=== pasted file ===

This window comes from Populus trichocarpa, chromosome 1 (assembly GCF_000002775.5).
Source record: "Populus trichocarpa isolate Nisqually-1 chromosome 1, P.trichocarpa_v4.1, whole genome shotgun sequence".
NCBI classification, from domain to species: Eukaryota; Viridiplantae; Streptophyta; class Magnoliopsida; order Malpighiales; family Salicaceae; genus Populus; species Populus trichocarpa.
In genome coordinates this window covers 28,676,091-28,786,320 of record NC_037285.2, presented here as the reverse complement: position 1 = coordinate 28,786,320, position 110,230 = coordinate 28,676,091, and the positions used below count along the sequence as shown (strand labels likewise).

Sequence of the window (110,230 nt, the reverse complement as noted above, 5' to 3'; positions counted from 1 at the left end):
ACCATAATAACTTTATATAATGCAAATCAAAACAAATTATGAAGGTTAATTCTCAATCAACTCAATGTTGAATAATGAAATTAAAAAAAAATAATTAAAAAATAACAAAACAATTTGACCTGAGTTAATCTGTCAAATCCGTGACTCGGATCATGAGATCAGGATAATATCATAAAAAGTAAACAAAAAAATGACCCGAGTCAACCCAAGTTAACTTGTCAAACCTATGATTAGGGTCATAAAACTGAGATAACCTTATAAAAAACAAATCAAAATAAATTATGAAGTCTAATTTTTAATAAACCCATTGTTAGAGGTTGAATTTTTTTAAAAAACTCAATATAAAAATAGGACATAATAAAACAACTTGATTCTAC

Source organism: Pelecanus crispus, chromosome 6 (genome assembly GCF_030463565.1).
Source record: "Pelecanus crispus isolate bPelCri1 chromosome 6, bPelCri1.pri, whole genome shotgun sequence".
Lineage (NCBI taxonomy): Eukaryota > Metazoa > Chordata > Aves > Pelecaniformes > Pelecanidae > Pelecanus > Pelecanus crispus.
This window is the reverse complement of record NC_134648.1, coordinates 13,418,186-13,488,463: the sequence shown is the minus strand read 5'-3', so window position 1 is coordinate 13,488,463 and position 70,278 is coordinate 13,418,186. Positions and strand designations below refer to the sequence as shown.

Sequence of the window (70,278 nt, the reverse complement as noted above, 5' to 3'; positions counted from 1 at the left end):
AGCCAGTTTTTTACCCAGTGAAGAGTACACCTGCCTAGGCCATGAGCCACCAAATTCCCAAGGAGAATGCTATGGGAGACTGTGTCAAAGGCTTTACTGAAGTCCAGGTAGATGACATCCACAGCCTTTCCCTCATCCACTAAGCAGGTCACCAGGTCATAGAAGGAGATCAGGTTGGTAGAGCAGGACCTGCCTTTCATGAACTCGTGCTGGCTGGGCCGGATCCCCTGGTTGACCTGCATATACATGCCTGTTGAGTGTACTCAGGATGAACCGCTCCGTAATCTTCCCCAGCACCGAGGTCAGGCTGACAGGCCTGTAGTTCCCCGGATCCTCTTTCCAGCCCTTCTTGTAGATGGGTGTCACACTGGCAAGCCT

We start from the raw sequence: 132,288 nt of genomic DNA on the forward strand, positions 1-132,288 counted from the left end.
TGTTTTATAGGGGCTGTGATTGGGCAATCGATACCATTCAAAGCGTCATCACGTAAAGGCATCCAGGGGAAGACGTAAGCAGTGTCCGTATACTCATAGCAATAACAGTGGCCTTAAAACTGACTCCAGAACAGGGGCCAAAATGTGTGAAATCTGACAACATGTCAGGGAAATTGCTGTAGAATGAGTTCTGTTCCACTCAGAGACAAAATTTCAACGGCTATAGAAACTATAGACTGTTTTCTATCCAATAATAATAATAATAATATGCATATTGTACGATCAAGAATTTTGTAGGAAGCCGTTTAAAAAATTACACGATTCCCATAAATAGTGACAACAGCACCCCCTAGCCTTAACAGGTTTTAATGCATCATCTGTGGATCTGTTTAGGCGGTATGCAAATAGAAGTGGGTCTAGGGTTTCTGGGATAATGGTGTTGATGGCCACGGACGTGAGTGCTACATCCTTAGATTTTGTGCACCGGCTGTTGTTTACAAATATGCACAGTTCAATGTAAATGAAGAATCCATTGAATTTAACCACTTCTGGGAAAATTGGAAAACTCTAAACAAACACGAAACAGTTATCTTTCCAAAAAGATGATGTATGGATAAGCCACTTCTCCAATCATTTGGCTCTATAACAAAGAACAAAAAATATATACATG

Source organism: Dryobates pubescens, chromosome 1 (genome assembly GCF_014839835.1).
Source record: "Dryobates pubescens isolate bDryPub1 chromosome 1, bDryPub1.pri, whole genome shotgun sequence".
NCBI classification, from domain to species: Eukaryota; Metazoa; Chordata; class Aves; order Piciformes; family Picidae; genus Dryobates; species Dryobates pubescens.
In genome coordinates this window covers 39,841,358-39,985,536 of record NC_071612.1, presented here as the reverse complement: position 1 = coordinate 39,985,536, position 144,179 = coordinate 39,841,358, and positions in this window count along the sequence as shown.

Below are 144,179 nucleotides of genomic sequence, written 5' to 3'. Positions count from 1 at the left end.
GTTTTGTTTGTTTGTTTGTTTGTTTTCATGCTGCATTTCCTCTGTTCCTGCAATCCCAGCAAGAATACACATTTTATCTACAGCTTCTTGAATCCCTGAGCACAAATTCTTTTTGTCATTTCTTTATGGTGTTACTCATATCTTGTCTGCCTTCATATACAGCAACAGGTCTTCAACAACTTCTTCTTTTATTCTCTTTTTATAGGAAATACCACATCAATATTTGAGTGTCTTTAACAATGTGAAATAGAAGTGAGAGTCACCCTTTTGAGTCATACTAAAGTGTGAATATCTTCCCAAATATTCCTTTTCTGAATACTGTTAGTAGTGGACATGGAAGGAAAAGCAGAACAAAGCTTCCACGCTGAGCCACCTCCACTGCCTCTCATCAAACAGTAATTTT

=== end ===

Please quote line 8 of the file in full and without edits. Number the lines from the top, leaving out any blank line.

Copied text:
Source record: "Pelecanus crispus isolate bPelCri1 chromosome 6, bPelCri1.pri, whole genome shotgun sequence".